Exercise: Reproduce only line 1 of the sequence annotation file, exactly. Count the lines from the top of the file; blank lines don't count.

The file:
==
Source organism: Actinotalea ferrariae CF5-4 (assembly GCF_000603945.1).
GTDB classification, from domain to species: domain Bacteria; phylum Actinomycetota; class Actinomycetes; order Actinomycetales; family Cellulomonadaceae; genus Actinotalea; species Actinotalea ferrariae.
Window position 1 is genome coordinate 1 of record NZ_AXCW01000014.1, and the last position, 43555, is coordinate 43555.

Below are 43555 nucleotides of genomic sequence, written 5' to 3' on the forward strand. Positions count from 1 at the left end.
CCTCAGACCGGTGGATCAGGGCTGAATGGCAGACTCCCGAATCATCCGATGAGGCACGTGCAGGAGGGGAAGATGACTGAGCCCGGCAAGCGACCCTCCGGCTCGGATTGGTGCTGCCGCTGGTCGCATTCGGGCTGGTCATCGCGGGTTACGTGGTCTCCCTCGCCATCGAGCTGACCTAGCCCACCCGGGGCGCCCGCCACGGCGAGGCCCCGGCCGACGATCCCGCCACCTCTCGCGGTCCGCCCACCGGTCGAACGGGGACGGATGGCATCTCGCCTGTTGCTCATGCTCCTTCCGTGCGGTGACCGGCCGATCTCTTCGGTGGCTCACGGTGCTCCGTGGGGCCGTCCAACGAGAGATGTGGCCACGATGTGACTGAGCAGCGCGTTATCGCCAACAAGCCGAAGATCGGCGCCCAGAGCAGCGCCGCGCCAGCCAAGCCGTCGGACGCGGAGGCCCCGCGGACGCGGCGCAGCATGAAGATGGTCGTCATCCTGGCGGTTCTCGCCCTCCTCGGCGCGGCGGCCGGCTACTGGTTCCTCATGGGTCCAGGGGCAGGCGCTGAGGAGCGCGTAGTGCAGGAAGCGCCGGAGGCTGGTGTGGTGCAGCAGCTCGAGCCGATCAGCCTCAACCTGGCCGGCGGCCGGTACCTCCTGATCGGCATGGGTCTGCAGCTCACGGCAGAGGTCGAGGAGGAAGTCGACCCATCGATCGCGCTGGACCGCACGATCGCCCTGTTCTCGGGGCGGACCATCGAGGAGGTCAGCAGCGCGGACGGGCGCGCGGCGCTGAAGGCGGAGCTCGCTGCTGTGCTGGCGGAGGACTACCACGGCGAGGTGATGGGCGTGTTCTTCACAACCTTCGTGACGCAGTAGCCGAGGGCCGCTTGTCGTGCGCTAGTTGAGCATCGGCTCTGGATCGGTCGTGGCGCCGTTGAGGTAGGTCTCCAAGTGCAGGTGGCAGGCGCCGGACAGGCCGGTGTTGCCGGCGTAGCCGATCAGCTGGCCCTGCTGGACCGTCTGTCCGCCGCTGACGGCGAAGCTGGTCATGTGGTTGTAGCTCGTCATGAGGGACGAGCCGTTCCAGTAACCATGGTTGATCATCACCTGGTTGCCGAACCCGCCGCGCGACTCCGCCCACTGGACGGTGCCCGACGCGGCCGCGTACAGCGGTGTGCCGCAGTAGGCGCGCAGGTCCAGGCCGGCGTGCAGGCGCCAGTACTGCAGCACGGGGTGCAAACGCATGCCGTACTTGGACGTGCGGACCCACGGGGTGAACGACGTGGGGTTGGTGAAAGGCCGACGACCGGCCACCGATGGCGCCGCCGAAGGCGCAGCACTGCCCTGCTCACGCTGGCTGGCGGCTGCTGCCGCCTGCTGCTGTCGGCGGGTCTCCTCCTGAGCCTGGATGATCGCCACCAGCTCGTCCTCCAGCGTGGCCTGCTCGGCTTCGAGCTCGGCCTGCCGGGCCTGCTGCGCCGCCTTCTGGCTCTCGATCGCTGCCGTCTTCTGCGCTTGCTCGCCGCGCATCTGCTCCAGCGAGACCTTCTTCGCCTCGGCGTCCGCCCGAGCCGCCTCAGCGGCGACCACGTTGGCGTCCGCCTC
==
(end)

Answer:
Source organism: Actinotalea ferrariae CF5-4 (assembly GCF_000603945.1).